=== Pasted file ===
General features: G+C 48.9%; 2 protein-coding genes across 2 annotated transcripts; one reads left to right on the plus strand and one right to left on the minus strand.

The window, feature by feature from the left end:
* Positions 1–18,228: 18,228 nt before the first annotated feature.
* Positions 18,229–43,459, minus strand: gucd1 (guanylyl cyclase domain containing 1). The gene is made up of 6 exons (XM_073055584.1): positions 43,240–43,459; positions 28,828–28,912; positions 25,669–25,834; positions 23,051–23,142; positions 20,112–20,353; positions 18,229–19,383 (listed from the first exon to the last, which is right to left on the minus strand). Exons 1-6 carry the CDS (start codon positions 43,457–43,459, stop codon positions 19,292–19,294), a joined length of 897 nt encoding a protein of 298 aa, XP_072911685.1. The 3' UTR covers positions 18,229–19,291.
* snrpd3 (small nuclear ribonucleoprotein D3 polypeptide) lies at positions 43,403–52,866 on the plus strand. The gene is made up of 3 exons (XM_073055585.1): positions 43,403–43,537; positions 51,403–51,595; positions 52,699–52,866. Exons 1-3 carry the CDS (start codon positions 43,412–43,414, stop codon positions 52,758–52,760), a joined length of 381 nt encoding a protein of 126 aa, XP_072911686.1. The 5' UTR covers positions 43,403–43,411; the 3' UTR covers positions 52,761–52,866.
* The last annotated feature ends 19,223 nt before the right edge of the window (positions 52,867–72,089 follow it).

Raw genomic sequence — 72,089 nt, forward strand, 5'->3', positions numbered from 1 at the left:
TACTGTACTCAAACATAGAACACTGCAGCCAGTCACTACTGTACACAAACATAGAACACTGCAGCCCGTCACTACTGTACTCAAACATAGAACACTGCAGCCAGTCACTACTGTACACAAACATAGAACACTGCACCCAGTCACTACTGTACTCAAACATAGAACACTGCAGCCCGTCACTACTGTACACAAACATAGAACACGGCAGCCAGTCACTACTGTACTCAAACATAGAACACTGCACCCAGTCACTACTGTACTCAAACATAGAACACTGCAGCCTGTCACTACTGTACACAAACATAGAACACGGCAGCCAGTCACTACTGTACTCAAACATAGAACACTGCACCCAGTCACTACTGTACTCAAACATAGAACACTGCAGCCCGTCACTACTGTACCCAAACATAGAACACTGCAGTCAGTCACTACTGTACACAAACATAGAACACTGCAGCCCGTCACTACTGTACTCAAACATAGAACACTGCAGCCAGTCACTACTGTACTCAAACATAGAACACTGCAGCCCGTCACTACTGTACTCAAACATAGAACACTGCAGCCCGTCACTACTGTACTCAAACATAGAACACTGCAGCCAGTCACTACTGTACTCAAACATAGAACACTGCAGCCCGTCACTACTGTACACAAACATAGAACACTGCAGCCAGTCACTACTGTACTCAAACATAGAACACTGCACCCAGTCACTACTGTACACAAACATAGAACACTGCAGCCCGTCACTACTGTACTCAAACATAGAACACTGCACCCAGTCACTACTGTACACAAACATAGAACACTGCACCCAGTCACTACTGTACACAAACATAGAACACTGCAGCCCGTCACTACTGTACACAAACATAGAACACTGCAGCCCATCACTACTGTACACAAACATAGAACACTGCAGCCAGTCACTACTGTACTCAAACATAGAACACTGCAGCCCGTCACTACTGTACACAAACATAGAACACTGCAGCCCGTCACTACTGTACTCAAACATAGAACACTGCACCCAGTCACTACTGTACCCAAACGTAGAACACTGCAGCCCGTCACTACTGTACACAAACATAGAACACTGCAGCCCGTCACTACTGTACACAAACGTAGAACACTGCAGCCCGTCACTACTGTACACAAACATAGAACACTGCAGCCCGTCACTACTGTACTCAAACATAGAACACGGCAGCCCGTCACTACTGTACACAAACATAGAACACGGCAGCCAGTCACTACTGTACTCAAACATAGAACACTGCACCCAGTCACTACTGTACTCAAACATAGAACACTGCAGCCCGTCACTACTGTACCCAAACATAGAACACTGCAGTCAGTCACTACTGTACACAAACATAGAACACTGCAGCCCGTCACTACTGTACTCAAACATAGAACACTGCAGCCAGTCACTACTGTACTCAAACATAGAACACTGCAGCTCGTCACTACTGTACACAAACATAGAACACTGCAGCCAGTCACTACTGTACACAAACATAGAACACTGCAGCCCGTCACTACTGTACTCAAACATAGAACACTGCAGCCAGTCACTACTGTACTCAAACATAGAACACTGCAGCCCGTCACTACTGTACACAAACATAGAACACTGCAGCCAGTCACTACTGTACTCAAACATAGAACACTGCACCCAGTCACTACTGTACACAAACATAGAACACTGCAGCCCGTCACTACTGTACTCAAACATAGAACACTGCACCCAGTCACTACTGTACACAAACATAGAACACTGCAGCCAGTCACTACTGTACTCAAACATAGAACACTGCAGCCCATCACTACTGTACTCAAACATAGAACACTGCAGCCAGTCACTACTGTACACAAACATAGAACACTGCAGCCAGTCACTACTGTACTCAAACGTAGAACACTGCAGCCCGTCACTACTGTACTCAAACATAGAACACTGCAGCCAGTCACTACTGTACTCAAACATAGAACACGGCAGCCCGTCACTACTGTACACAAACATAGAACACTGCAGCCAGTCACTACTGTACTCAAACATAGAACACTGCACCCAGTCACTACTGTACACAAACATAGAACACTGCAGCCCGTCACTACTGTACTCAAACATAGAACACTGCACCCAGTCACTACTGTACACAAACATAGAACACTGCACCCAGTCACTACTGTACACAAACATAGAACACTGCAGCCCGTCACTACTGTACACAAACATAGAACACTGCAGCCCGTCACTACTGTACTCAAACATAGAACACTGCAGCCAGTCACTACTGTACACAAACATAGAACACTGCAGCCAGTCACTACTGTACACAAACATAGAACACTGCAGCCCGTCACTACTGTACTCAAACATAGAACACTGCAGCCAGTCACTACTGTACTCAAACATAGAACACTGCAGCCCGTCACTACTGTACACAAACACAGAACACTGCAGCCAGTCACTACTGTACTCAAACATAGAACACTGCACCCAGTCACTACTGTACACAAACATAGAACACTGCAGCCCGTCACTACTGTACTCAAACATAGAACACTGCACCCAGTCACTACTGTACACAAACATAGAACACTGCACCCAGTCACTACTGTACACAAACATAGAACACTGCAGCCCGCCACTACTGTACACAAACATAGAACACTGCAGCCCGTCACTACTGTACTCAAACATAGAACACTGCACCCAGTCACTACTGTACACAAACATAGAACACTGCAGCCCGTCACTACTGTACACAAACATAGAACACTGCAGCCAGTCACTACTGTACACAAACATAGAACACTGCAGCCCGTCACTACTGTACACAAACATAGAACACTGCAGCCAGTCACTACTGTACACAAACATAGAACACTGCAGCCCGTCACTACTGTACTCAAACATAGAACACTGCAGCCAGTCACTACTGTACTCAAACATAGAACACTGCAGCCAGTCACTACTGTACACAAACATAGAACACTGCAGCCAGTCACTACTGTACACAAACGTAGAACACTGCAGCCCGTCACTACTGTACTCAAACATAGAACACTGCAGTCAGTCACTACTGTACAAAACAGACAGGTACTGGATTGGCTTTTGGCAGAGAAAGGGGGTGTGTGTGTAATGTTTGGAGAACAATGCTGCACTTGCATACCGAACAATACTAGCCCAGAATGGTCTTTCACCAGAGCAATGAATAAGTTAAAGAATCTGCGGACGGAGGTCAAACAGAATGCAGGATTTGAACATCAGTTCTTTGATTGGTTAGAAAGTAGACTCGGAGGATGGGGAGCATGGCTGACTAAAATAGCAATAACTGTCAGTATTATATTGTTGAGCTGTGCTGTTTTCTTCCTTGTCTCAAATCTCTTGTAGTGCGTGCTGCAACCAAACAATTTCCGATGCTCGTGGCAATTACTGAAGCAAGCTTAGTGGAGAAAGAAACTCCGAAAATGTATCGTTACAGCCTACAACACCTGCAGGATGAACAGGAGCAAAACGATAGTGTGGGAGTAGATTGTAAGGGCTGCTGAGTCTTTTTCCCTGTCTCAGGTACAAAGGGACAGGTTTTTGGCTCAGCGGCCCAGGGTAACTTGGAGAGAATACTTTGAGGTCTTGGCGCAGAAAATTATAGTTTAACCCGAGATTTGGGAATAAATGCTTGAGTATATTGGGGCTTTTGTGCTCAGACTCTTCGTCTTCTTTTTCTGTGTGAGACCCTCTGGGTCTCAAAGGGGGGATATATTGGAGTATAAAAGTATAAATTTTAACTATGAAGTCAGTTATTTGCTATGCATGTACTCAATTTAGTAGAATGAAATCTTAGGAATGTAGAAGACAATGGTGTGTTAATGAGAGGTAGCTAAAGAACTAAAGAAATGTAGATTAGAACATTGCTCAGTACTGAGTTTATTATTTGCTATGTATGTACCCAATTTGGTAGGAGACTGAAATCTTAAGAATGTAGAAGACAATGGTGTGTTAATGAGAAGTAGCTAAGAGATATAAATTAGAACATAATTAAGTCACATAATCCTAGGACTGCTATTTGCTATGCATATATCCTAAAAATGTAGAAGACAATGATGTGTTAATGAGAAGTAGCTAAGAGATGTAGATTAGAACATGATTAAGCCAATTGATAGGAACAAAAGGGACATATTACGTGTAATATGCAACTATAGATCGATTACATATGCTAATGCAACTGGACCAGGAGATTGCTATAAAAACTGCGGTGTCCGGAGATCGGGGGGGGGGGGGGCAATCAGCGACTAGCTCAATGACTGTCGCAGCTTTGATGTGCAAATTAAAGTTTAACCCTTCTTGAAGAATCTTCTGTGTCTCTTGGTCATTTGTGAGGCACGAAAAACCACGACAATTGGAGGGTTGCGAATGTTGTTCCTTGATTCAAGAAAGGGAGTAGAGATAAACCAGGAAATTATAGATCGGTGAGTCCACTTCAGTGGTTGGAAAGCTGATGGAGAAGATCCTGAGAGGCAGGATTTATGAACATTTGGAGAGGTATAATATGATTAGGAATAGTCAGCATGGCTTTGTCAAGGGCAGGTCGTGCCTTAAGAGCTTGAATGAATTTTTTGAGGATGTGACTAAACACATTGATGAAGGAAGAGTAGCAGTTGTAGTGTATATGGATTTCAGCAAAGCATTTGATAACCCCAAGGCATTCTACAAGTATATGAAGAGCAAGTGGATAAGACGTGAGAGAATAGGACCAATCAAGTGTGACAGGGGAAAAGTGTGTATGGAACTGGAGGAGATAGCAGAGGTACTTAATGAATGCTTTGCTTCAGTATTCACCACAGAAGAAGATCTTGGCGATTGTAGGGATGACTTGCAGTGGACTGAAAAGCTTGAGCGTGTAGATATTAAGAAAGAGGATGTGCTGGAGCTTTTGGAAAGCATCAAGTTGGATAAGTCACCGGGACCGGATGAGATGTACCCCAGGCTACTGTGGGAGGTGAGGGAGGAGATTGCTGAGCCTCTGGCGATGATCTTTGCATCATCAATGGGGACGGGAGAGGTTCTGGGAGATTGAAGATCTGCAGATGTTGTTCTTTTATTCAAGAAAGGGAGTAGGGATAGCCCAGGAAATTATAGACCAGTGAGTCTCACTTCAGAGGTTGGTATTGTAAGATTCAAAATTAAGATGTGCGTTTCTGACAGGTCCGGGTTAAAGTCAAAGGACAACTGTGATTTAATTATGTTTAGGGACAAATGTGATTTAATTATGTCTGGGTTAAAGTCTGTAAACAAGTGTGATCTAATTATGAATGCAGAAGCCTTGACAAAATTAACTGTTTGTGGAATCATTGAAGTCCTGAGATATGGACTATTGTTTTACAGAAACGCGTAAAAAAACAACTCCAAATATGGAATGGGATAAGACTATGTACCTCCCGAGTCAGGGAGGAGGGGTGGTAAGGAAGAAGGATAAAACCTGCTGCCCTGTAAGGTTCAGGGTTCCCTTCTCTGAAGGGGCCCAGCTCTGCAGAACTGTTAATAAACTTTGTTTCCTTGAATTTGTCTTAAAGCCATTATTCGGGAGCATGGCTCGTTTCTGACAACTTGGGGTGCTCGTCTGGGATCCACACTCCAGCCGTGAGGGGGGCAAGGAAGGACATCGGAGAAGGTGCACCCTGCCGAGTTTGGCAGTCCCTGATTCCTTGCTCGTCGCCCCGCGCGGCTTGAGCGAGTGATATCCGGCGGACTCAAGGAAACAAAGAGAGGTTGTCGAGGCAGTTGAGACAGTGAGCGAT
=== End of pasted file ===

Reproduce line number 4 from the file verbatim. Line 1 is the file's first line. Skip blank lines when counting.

* Positions 18,229–43,459, minus strand: gucd1 (guanylyl cyclase domain containing 1). The gene is made up of 6 exons (XM_073055584.1): positions 43,240–43,459; positions 28,828–28,912; positions 25,669–25,834; positions 23,051–23,142; positions 20,112–20,353; positions 18,229–19,383 (listed from the first exon to the last, which is right to left on the minus strand). Exons 1-6 carry the CDS (start codon positions 43,457–43,459, stop codon positions 19,292–19,294), a joined length of 897 nt encoding a protein of 298 aa, XP_072911685.1. The 3' UTR covers positions 18,229–19,291.